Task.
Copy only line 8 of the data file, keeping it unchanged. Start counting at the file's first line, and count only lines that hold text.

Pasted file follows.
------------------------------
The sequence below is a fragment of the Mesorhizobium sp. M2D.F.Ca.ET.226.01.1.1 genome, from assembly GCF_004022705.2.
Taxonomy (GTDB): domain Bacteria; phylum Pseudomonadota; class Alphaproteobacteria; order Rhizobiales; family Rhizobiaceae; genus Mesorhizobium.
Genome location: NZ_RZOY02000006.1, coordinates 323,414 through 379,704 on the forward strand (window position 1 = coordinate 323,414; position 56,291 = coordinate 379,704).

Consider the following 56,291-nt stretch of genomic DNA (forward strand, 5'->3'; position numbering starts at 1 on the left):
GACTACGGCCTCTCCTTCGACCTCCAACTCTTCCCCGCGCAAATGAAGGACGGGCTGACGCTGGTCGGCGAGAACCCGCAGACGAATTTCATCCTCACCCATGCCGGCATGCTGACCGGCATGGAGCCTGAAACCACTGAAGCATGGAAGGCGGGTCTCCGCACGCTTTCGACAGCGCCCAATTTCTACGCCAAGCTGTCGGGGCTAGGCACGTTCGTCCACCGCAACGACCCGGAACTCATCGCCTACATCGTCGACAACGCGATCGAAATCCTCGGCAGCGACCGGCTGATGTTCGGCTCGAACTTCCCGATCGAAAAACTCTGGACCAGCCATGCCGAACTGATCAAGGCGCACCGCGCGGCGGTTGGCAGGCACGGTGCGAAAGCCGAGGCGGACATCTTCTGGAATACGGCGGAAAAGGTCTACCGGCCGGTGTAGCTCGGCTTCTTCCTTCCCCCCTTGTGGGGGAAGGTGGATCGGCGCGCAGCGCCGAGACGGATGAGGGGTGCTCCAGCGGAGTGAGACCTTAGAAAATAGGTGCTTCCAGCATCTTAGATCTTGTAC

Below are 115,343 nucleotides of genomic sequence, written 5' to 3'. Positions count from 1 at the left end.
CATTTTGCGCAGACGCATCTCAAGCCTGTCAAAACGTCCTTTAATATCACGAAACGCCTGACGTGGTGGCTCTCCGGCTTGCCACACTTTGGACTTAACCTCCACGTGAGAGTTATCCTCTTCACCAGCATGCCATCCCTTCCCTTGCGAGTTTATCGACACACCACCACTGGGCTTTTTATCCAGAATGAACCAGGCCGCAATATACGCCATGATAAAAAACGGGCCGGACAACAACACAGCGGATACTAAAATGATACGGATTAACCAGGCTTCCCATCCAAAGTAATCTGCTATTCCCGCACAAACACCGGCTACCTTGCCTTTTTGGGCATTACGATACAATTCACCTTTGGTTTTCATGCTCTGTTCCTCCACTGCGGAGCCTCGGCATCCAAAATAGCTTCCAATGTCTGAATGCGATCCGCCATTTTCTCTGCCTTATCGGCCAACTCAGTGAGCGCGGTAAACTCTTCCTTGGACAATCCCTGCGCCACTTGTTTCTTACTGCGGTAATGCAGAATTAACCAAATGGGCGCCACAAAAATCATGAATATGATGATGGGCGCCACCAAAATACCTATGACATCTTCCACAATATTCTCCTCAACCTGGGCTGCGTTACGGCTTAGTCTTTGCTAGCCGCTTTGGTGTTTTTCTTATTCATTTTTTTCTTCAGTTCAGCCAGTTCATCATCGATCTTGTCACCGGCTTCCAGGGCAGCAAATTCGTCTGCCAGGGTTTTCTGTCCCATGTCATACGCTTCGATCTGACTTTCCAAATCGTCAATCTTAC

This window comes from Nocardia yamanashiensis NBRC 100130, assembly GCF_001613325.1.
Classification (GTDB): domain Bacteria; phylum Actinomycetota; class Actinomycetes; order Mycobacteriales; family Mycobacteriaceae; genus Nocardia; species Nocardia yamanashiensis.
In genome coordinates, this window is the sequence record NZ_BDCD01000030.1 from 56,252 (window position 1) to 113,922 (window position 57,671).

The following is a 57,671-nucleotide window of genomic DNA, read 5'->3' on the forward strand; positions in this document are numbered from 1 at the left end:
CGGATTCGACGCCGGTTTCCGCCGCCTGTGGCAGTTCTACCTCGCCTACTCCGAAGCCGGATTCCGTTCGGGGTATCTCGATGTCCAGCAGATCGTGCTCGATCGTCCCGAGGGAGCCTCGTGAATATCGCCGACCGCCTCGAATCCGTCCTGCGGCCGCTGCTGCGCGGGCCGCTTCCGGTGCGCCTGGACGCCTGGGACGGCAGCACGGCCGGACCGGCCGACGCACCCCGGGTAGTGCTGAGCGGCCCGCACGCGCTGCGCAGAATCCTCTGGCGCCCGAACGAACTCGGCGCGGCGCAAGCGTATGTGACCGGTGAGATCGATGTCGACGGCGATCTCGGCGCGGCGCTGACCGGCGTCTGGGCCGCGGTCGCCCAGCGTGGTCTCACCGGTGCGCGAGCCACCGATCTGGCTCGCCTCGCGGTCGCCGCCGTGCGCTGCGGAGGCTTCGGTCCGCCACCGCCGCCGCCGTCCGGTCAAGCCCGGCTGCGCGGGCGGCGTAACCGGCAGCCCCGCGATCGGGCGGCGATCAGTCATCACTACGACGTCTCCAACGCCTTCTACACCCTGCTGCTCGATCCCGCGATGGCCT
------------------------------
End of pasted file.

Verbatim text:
This window comes from Nocardia yamanashiensis NBRC 100130, assembly GCF_001613325.1.